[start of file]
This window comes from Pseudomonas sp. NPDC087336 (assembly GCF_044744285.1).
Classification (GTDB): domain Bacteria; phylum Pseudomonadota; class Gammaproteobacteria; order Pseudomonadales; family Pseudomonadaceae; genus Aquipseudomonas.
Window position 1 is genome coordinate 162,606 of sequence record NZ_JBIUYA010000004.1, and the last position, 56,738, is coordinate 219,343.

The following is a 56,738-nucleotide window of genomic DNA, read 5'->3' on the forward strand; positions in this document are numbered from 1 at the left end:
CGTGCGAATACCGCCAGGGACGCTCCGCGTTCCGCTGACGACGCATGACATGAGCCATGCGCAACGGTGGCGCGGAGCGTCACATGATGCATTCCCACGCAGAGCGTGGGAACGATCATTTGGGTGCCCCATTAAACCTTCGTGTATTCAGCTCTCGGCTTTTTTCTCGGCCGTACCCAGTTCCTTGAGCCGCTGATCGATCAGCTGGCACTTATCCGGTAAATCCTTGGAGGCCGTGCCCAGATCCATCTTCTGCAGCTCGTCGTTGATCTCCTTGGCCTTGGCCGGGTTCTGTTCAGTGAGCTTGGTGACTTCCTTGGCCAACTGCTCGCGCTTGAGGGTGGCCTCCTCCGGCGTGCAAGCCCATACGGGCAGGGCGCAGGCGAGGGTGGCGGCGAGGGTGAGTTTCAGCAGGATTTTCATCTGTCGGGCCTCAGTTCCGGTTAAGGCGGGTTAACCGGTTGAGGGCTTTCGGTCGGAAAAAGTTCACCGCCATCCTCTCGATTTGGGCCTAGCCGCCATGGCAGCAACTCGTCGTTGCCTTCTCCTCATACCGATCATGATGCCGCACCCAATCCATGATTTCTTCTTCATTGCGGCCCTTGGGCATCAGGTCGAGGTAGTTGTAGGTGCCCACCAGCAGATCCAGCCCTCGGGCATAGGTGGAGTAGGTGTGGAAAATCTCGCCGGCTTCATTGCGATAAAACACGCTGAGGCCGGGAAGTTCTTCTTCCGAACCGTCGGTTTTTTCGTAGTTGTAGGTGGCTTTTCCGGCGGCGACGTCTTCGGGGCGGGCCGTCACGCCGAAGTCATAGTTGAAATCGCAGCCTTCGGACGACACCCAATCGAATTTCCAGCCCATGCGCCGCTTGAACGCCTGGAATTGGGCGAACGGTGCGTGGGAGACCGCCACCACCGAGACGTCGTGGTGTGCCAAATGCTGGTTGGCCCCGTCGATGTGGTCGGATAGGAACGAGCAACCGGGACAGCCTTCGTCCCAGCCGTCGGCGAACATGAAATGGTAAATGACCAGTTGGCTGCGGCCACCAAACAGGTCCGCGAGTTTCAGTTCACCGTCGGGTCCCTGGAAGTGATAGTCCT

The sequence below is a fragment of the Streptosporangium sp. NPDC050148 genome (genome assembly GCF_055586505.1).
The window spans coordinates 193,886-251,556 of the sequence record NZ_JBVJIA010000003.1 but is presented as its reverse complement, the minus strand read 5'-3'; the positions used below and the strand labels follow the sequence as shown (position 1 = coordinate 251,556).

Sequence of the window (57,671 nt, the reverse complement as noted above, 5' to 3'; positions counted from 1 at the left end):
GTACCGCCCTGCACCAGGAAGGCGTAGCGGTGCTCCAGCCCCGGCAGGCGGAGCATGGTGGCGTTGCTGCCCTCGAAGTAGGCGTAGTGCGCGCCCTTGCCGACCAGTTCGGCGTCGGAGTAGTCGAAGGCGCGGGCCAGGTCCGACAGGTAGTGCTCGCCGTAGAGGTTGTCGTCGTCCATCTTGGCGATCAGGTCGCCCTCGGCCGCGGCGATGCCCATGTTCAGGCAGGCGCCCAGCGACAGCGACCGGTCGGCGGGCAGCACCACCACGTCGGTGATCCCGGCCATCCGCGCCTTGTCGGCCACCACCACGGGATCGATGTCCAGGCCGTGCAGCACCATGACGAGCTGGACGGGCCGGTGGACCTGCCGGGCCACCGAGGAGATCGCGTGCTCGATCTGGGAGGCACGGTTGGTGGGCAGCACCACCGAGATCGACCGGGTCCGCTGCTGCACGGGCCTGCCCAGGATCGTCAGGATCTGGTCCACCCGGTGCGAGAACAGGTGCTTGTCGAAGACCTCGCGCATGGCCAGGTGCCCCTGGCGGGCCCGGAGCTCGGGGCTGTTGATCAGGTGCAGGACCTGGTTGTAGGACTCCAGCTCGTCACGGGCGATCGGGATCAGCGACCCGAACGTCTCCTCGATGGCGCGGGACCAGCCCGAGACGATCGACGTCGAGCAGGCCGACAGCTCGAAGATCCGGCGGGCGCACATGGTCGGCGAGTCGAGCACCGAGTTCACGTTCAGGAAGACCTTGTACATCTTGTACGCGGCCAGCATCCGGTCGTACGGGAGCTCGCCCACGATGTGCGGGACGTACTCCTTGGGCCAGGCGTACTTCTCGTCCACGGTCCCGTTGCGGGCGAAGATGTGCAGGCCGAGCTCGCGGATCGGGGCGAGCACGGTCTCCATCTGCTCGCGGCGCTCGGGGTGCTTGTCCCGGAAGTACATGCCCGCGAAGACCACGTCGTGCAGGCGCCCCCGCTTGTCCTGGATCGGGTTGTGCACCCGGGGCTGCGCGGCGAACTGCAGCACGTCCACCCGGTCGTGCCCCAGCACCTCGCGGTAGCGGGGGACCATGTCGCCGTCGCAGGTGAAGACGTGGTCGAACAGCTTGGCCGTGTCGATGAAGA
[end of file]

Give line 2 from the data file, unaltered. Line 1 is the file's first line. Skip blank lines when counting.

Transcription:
Classification (GTDB): domain Bacteria; phylum Pseudomonadota; class Gammaproteobacteria; order Pseudomonadales; family Pseudomonadaceae; genus Aquipseudomonas.